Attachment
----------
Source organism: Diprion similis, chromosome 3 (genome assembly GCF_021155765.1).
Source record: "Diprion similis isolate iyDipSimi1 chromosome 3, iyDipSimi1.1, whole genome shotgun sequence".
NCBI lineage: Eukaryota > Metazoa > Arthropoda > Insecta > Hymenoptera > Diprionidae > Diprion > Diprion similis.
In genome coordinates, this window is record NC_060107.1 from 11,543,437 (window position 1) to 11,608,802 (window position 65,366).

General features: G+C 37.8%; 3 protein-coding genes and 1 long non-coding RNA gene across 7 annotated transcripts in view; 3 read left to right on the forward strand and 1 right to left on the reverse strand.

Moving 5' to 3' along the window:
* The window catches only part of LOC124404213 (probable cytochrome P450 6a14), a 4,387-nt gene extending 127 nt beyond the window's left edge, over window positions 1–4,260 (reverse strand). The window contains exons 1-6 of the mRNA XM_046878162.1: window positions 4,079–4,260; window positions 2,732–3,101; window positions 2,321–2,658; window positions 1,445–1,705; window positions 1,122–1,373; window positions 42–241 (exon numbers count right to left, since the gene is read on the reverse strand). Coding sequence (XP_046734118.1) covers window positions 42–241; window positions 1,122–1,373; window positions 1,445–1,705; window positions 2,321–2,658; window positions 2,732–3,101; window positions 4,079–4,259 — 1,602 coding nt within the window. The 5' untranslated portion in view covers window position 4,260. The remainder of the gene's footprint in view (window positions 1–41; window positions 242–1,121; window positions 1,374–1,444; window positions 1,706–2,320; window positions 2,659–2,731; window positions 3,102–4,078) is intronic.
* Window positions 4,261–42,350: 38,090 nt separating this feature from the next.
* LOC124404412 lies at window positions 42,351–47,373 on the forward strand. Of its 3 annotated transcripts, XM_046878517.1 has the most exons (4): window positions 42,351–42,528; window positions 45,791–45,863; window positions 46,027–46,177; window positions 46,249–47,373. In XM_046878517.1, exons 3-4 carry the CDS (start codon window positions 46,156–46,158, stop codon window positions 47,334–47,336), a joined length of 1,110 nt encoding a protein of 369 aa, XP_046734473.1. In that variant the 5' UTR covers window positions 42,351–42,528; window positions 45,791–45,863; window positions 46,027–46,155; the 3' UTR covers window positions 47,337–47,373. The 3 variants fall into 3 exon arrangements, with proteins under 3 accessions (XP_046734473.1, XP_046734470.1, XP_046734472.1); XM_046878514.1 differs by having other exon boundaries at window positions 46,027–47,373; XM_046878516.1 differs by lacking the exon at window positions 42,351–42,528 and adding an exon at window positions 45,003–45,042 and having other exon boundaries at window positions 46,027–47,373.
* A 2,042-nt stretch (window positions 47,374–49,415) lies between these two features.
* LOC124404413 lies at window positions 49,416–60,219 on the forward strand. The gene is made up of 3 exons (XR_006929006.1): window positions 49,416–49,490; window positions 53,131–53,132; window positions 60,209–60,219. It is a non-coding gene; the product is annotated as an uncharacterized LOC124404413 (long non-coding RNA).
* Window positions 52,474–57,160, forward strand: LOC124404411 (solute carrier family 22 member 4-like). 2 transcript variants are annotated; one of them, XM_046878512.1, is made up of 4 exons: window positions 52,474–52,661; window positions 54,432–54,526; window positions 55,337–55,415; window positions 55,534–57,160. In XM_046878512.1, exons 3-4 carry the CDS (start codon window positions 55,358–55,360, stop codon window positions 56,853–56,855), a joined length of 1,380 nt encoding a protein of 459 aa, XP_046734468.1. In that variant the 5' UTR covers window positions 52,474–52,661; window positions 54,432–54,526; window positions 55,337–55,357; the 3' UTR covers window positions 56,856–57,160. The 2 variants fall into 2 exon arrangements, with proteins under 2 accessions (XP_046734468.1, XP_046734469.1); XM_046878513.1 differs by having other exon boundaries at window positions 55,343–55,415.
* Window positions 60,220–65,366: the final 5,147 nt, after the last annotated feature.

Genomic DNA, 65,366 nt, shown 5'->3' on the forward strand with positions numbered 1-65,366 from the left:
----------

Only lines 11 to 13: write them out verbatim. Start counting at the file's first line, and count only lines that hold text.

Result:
* LOC124404413 lies at window positions 49,416–60,219 on the forward strand. The gene is made up of 3 exons (XR_006929006.1): window positions 49,416–49,490; window positions 53,131–53,132; window positions 60,209–60,219. It is a non-coding gene; the product is annotated as an uncharacterized LOC124404413 (long non-coding RNA).
* Window positions 52,474–57,160, forward strand: LOC124404411 (solute carrier family 22 member 4-like). 2 transcript variants are annotated; one of them, XM_046878512.1, is made up of 4 exons: window positions 52,474–52,661; window positions 54,432–54,526; window positions 55,337–55,415; window positions 55,534–57,160. In XM_046878512.1, exons 3-4 carry the CDS (start codon window positions 55,358–55,360, stop codon window positions 56,853–56,855), a joined length of 1,380 nt encoding a protein of 459 aa, XP_046734468.1. In that variant the 5' UTR covers window positions 52,474–52,661; window positions 54,432–54,526; window positions 55,337–55,357; the 3' UTR covers window positions 56,856–57,160. The 2 variants fall into 2 exon arrangements, with proteins under 2 accessions (XP_046734468.1, XP_046734469.1); XM_046878513.1 differs by having other exon boundaries at window positions 55,343–55,415.
* Window positions 60,220–65,366: the final 5,147 nt, after the last annotated feature.